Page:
LANARK COUNTY – Lanark County Mental Health is pleased to announce it has received funding from both Ontario Health – Champlain (in partnership with North Lanark Community Health Services) and the County of Lanark to expand its Mobile Crisis Response Team.
“As a result of this new funding, we are able to hire additional mental health workers,” LCMH executive director Rebecca Fromowitz said. “The team will now be multidisciplinary and consists of registered nurses and registered social workers who partner with Lanark County Ontario Provincial Police (OPP) and Smiths Falls Police Service.”
The MCRT program began as a pilot project funded through a Proceeds of Crime – Frontline Policing Grant in 2018. It is a partnership between LCMH, Lanark OPP and Smiths Falls Police Service to respond to mental health-related crisis situations.
Community mental health workers are co-located in police detachments and respond together with police to identify mental health needs and provide an immediate response and supports, and to facilitate access to appropriate and timely community resources, including income and food security, housing and other basic needs. A mental health worker may also do a follow-up visit or wellness check, accompanied by an officer, following a crisis situation.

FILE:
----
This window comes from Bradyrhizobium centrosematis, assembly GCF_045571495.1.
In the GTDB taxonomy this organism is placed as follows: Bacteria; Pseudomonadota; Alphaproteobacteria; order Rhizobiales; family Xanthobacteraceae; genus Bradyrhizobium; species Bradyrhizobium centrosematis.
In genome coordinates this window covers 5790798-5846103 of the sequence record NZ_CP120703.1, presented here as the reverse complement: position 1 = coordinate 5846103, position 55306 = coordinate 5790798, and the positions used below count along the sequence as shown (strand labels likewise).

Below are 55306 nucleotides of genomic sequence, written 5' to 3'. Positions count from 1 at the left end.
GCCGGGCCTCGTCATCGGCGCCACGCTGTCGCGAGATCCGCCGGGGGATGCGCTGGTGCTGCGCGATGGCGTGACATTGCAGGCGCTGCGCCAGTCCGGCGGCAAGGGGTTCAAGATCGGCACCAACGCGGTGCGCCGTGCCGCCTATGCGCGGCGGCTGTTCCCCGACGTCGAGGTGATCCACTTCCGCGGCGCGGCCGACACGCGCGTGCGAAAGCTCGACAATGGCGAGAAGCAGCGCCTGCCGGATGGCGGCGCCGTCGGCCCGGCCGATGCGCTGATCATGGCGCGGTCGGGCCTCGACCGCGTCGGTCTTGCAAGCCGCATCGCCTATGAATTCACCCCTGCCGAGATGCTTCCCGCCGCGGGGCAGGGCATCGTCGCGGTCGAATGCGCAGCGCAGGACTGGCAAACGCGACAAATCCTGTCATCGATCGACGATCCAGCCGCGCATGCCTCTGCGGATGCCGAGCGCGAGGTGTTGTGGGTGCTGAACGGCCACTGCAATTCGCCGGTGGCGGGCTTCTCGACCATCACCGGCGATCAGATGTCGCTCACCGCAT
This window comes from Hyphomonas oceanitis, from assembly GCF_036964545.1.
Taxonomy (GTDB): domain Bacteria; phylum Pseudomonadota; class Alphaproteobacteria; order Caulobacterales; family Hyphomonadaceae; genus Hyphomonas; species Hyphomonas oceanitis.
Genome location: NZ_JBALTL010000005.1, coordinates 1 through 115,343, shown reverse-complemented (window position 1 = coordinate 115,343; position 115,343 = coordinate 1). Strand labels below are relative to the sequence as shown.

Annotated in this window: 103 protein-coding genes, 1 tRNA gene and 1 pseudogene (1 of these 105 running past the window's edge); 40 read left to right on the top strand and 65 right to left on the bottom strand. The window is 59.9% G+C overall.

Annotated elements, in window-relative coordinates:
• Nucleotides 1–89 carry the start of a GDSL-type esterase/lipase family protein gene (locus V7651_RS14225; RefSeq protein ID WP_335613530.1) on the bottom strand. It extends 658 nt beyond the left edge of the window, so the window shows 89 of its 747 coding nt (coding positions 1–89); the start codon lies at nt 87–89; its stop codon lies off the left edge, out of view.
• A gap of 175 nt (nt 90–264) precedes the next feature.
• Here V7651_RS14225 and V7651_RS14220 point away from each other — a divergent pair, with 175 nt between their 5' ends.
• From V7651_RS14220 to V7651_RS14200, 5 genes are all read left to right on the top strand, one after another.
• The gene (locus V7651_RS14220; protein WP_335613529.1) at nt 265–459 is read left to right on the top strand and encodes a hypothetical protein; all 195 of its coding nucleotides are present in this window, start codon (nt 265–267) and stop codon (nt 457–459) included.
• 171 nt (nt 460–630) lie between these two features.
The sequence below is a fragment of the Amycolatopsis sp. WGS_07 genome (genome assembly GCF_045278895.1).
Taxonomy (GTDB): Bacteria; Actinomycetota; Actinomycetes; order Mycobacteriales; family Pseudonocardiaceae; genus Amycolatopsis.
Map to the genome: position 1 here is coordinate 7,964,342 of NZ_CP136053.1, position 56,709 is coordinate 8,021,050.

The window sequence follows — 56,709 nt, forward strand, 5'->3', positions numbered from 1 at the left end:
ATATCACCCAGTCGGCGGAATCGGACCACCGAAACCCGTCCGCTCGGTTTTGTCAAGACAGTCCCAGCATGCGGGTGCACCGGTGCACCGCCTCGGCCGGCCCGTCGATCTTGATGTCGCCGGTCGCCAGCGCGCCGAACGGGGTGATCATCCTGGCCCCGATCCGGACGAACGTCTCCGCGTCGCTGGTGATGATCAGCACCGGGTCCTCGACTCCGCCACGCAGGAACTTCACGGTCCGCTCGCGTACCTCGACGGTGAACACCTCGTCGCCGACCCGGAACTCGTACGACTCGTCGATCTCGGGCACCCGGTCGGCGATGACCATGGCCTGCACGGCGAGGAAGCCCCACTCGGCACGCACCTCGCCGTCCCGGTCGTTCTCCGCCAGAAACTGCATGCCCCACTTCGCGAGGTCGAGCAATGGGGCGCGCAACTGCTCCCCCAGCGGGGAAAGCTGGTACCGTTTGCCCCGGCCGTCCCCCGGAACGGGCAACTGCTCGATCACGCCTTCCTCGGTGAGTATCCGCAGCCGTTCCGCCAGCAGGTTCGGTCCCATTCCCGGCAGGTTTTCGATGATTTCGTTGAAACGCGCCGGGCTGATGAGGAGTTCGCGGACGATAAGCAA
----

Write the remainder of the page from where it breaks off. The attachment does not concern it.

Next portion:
“We are now able to ensure at least six days per week there is a professional mental health practitioner able to assist police with the calls they receive from the public, where mental health concerns are evident,” Fromowitz said.
Additional goals of the program are to reduce emergency room visits due to a behavioral or mental health crisis, collaborate with local emergency departments for consultation and support of individuals in distress, reduce barriers for care, reduce the need for apprehension or justice system involvement, build and strengthen community partnerships, and facilitate community mental health awareness and education.
“Since it began, the MCRT program has been an invaluable asset to the Lanark OPP,” Lanark County OPP Interim Detachment Commander Insp. Karuna Padiachi said. “We have been able to expand the service to include weekends, with a community resource officer available to work with the mental health workers seven days per week. We now have two officers assigned to this program, and we continue to seek ways to expand further.”
Smiths Falls Police Chief Mark MacGillivray added it offers better support to officers and crisis response staff.
“MCRT has ensured capacity building in our understanding and support of mental health, as well as the community-based resources and services that are available,” he said.
Since the program began in 2018, there has been a reported reduction in involuntary apprehensions, as well as a substantial reduction in voluntary hospital admissions.